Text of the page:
"Early afternoon, actually," Isaac said with a wry smile. Boyd sort of hated that smile, but he'd also sort of missed it so much he felt like grabbing Isaac close. "So, I guess you're Derek's sister?"
Cora gave Isaac an unimpressed frown as she scooted to the edge of the bed, so she could sit next to Boyd. "We've met before."
"He doesn't remember how he got out," Boyd said, folding Cora's hand in his. Maybe being out of the vault, being back with his pack, should have made Boyd feel safer. It didn't.
"All I remember is this girl who helped me." Isaac frowned and looked past Boyd, like he was trying to remember something. "She didn't even tell me her name."
Cora squeezed Boyd's hand, like she did when she was worried about something, but her face looked just as blank as before. Before Boyd could ask her what was wrong, he heard the footsteps from downstairs (Boyd had assumed they were Derek's) were coming up the staircase.
Derek appeared at the doorway and he just looked at the two of them for a moment, like he wasn't sure they were actually here. Like he'd assumed they were dead and finding out they weren't had totally rocked his world off its axis.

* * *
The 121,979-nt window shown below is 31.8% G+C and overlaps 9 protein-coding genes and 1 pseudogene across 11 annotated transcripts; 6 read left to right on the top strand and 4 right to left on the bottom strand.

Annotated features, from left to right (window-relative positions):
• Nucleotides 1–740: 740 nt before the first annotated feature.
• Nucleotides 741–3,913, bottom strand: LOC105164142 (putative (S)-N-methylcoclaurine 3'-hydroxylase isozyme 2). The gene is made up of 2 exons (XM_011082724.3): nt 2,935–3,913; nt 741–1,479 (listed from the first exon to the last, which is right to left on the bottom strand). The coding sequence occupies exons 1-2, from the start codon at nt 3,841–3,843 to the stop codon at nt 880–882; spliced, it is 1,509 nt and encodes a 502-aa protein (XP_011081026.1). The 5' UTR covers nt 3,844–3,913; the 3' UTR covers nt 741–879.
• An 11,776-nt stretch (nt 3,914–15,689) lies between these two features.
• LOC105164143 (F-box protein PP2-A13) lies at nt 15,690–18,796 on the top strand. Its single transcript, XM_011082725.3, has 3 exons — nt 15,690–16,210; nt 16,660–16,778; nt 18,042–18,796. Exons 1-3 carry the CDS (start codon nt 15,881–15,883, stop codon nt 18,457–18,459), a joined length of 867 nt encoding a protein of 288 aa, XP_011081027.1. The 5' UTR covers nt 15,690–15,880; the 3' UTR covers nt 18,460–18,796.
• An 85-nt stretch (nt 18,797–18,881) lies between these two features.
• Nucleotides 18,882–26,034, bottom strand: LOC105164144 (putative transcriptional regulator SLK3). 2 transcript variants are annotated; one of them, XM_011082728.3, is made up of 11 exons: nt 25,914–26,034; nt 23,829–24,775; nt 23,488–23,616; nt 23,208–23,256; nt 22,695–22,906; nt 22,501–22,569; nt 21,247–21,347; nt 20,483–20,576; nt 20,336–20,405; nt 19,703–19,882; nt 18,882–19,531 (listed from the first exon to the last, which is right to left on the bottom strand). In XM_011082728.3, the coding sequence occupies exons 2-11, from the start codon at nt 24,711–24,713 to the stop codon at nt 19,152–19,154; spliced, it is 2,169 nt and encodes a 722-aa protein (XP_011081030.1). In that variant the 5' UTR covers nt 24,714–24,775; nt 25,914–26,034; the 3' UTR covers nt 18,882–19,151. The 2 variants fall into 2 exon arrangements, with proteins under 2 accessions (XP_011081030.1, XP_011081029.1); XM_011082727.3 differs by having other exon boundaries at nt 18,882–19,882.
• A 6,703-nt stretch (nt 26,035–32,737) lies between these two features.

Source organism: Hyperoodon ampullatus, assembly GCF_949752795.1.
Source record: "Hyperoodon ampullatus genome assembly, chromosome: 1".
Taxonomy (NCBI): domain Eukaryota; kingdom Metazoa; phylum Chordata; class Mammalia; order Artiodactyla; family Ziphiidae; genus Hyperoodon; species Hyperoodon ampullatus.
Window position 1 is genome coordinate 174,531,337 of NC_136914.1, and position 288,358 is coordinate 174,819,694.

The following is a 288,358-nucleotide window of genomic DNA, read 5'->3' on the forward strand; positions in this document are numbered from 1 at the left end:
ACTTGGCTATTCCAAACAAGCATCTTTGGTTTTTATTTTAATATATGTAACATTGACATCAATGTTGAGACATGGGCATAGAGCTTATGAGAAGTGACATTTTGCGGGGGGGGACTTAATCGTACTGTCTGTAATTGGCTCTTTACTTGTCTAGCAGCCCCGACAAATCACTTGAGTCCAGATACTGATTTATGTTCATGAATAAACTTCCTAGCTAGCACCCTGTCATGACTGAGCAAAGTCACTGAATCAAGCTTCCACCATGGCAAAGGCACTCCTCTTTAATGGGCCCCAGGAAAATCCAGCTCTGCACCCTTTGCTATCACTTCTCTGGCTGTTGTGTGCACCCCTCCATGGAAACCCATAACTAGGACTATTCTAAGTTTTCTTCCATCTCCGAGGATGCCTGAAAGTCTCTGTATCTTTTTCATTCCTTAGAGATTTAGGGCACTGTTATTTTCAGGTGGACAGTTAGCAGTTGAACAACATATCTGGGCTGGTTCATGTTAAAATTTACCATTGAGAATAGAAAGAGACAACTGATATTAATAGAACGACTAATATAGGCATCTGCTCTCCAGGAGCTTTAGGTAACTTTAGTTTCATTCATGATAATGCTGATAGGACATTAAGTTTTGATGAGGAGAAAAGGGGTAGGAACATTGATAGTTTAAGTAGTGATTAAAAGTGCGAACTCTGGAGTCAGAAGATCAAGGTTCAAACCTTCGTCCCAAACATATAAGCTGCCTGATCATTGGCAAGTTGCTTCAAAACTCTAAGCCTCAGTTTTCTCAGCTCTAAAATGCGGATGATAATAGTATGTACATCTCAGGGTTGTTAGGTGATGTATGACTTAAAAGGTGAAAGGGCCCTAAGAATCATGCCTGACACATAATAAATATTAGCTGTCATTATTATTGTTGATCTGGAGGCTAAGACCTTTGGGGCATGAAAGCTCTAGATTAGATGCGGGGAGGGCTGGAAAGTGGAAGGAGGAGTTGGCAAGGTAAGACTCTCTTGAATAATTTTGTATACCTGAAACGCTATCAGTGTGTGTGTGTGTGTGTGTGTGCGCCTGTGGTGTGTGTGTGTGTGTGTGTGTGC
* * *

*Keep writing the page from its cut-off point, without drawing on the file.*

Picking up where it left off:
When he finally spoke, Derek told Boyd, "I buried Erica this morning. I can show you where."
The sudden mention of her made the loss fresh in Boyd's mind and brought tears to his eyes. Boyd jutted out his chin, squeezed Cora's hand, and told Derek, "I'd like that."
"Why don't you let Isaac show you the new place? I'd like to talk with my sister."
Boyd started to get up, but Cora held his hand tightly and pulled him back. "I want him here. I don't know you anymore, Derek. But I know Boyd. We've spent the last three months together. I trust him."
The implication of "I don't trust you" was so heavy in the air that Boyd cringed. Maybe he and Erica had told Cora a lot about Derek, and not all of it good. She seemed particularly upset by the way he'd targeted them for The Bite.
"Fine." Derek said, his jaw muscles bulging as he clenched them. Derek gave Isaac a look, but he didn't shoo Isaac away. Turning back to Cora, Derek asked, "Where have you been the last six years?"
"With Aunt Janet," Cora replied. "Where have you been?"